Your devices settings should now have reset to their defaults.
The next thing you want to do is write these changes to the non-volatile part of the XBee memory which can be done with the WR command. You should issue this command when ever you have finished editing the commands to ensure that the changes you made will be preserved after a reboot or power up.
Restarting the XBee
Should you wish to restart the device (without unplugging/powering it down that it) you can issue the FR command to tell the device to do a software reset. This is useful to do after you have configured your device (and saved the settings!) to ensure the XBee is using the correct settings.
Now the device is in a nice and clean state you can start to configure it to your liking, the commands that are most interesting to begin with are the MY, DH, DL, BD and ID commands as explained below.
ID - The pan ID of the network, it does not matter what value this is set to as long as all devices in the same network use the same ID as XBee modules will only talk to other XBee modules that have the same ID. If there are no other XBees active near by you can leave this at the default value (3332) or you can set it to what ever value you want to avoid conflicts with other XBee networks near by.
BD - The baud rate to communicate at. Takes a value of 0-7 (1200-115200bps or a custom amount) and defaults to 3 (9200). All XBees on the network should have the same value and the default should be good enough for now. Note the higher the value, the faster data can be sent, but the more likely you are to lose packets. Also remember to restart the terminal application and reconnect with the new baud rate once you apply this setting.
MY - The 16 bit address of the XBee module, each device in the network should be given a unique address as this is what other XBees will refer to when sending data.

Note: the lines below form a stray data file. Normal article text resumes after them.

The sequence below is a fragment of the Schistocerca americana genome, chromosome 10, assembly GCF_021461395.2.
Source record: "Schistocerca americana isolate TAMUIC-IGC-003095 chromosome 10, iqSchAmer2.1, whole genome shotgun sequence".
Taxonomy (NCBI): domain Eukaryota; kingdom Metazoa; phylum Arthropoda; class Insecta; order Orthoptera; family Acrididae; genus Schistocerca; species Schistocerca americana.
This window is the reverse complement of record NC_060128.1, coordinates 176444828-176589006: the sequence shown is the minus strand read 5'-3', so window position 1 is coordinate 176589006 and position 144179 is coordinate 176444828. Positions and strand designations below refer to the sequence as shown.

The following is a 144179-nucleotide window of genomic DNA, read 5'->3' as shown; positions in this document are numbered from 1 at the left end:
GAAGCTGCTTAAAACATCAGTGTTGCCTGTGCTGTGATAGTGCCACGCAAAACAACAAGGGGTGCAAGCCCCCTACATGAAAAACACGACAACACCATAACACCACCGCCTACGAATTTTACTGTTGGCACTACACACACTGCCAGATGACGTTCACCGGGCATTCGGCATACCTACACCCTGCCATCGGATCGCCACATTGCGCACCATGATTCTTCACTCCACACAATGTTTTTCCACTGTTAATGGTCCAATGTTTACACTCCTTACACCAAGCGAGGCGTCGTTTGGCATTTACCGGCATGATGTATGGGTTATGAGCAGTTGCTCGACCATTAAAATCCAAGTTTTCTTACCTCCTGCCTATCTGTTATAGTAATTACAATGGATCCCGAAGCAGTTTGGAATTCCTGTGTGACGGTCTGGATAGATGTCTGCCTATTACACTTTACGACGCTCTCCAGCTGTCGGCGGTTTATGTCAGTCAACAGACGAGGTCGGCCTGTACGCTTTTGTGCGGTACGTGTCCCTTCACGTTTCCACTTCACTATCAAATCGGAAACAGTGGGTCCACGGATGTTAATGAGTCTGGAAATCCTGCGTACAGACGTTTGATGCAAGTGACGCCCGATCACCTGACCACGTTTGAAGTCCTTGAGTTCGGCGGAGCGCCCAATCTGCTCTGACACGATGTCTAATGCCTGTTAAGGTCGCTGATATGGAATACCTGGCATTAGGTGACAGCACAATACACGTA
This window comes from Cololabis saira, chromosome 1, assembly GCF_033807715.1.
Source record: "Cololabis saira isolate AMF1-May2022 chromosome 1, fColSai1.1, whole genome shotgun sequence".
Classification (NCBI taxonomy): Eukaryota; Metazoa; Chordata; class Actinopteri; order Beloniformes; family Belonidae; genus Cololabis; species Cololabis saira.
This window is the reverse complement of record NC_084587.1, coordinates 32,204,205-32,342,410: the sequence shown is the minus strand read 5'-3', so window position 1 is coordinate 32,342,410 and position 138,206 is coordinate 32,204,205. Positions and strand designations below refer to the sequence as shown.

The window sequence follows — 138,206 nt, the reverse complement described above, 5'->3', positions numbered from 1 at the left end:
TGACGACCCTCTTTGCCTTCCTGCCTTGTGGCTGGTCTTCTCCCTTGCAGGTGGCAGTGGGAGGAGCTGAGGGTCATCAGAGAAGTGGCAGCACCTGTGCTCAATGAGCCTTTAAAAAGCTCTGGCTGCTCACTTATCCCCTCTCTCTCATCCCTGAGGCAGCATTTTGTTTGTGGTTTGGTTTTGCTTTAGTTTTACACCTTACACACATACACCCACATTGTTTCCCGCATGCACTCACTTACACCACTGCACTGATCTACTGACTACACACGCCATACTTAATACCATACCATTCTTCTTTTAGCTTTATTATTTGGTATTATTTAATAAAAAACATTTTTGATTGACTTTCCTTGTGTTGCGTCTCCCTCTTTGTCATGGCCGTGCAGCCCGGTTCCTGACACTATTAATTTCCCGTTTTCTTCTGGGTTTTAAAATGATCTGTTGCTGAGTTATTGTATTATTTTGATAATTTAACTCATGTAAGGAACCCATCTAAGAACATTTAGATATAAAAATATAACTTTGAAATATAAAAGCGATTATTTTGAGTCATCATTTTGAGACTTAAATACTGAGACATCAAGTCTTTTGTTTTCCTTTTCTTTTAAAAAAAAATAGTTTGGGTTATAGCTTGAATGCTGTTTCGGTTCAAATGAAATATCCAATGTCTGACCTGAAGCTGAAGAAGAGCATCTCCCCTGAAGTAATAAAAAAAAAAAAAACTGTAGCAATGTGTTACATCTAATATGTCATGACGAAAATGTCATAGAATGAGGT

DH and DL - The high and low bit of the destination address, set DH to 0 and DL to the MY value of the XBee you want to connect to. DH is used for 64bit addressing and is not needed in this tutorial, for simple setups 16bit addressing will probably be enough so you should make sure it is set to 0 and then forget about it for now.
Connecting two XBees
Now that we have seen some commands lets look at connecting two XBees to talk to one another, so plug-in the first XBee and open up picocom and send the following (remember to not press enter (or any other key) after the +++ until you receive the OK response);
+++ OK ATRE<CR> OK ATMY0,DH0,DL1,WR,CN OKOKOKOKOK
Then connect the second XBee and send the following;
+++ OK ATRE<CR> OK ATMY1,DH0,DL0,WR,CN OKOKOKOKOK
These will give the first XBee an address of 0 and tell it to send to 1 and the second XBee an address of 1 and tell it to send to 0. If you now connect up both XBees any message you send on one should be received on the other.
You have now seen how easy it is to connect two XBee modules together and how the transparent mode works, now this is fine for a single pair of XBees but it gets hectic if you want to add more XBees to the network (for one you will have to keep changing the DL address to talk to different XBee modules). In a future post I will talk about API mode and how to set up a network coordinator which will solve some of the problems with this simple set-up.